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  1. #1
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    I thought about the several monster types of awnshegliens or ershegliens. For some it is not easy to find the right classification. Especially the humanoid creatures make problems.

    Most predefined types don't fit perfectly. This holds e.g. for the Manslayer or the Raven. Maybe some general method should be found.

    What about defining an extra monster type, awnsheglien, ersheglien?
    my purpose is now to lead you into the Pallace where you shall have a clear and delightful view of all those various objects, and scattered excellencies, that lye up and down upon the face of creation, which are only seen by those that go down into the Seas, and by no other....

  2. #2
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    How about having it as a denominator?

    Magian: Undead (evil) (outsider) (awnsheligen)

    or something..?

  3. #3
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    Yep, for the Magian it is easy, the Undead type fits. But not for other awnshegliens.
    my purpose is now to lead you into the Pallace where you shall have a clear and delightful view of all those various objects, and scattered excellencies, that lye up and down upon the face of creation, which are only seen by those that go down into the Seas, and by no other....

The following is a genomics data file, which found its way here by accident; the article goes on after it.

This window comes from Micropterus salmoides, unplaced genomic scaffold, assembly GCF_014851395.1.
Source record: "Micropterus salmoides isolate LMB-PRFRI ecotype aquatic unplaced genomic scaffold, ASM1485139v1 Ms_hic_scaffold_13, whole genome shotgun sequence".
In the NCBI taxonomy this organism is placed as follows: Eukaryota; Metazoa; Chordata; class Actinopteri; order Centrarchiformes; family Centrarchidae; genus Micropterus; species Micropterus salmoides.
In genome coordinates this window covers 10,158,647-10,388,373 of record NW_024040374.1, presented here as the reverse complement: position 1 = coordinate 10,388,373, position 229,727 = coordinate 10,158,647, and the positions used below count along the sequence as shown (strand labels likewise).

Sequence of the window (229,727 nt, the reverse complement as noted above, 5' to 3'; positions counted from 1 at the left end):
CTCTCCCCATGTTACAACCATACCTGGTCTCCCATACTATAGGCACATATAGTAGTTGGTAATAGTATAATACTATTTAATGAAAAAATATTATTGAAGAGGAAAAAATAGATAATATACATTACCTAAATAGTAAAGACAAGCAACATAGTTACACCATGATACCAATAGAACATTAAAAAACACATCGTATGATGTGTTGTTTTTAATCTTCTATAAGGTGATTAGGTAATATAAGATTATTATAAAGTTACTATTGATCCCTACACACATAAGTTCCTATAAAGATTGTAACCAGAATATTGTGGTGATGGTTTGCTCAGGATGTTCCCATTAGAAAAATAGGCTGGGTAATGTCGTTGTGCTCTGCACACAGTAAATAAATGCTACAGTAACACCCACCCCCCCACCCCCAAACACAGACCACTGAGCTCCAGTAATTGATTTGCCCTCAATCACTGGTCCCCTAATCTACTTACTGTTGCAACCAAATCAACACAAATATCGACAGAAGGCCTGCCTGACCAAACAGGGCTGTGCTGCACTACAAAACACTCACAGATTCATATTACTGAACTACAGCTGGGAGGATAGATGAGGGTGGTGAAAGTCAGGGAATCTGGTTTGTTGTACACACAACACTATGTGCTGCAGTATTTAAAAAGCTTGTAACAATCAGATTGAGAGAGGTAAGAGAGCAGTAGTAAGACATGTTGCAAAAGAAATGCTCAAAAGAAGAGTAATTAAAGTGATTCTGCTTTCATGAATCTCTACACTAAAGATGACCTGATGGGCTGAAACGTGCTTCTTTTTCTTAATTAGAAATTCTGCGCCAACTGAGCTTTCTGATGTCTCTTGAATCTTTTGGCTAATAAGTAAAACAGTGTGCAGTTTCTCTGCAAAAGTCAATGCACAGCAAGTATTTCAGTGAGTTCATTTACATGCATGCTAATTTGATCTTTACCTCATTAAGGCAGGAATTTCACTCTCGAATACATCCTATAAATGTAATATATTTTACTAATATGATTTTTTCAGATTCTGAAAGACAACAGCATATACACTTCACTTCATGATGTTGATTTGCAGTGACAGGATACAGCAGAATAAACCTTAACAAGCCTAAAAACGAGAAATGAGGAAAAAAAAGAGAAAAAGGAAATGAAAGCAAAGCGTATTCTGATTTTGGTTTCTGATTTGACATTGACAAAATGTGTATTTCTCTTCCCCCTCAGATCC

4. #4
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    Awnsheghlien (and also ehrsheghlien) are defined as a subtype. It is generally pretty easy to fit any of the existing ones into the standard types. There's really no need to mess more than necessary with the type system, especially considering the rather small number of awnsheghlien-specific effects there are, if any.

    Why does awnsheghlien of the humanoid type cause problems? Rhuobhe is a humanoid (awnshegh) and Raven is at this point probably a monstrous humanoid (awnshegh). Granted, I might see a case that some might make for making Rhuobhe a "monstrous" humanoid, but his anatomical changes really aren't that pronounced.

    The siren would be a humanoid. Ghuralli and the Binman seems like good cases for construct awnsheghlien. Magian is definitely undead; the Vampire is more debatable - he could also be seen as a monstrous humanoid. Swordhawk - monstrous humanoid. The Wolf and the Boar - magical beasts. The Banshegh is an interesting case, though, but hardly insoluble - it depends on how you view her history and how you view the nature of the transformation; there was some interesting debate on this a while ago.